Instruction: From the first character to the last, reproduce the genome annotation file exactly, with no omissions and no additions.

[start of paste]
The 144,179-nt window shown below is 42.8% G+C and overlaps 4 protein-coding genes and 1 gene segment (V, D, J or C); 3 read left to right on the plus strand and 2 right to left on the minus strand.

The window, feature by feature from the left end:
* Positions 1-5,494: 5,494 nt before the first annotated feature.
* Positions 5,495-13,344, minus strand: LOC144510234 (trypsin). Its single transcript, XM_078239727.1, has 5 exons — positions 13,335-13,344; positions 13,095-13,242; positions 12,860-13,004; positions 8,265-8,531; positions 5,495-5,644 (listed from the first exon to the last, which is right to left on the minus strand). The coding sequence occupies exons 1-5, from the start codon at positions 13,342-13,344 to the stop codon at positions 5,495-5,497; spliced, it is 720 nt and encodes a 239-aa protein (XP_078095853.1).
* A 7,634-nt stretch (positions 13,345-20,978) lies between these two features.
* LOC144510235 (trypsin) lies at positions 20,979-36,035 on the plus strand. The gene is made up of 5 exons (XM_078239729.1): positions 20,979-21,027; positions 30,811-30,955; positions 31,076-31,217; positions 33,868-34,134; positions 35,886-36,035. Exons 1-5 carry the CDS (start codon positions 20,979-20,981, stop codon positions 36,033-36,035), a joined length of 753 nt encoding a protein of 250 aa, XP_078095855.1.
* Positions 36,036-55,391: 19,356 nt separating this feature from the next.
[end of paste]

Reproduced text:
The 144,179-nt window shown below is 42.8% G+C and overlaps 4 protein-coding genes and 1 gene segment (V, D, J or C); 3 read left to right on the plus strand and 2 right to left on the minus strand.

The window, feature by feature from the left end:
* Positions 1-5,494: 5,494 nt before the first annotated feature.
* Positions 5,495-13,344, minus strand: LOC144510234 (trypsin). Its single transcript, XM_078239727.1, has 5 exons — positions 13,335-13,344; positions 13,095-13,242; positions 12,860-13,004; positions 8,265-8,531; positions 5,495-5,644 (listed from the first exon to the last, which is right to left on the minus strand). The coding sequence occupies exons 1-5, from the start codon at positions 13,342-13,344 to the stop codon at positions 5,495-5,497; spliced, it is 720 nt and encodes a 239-aa protein (XP_078095853.1).
* A 7,634-nt stretch (positions 13,345-20,978) lies between these two features.
* LOC144510235 (trypsin) lies at positions 20,979-36,035 on the plus strand. The gene is made up of 5 exons (XM_078239729.1): positions 20,979-21,027; positions 30,811-30,955; positions 31,076-31,217; positions 33,868-34,134; positions 35,886-36,035. Exons 1-5 carry the CDS (start codon positions 20,979-20,981, stop codon positions 36,033-36,035), a joined length of 753 nt encoding a protein of 250 aa, XP_078095855.1.
* Positions 36,036-55,391: 19,356 nt separating this feature from the next.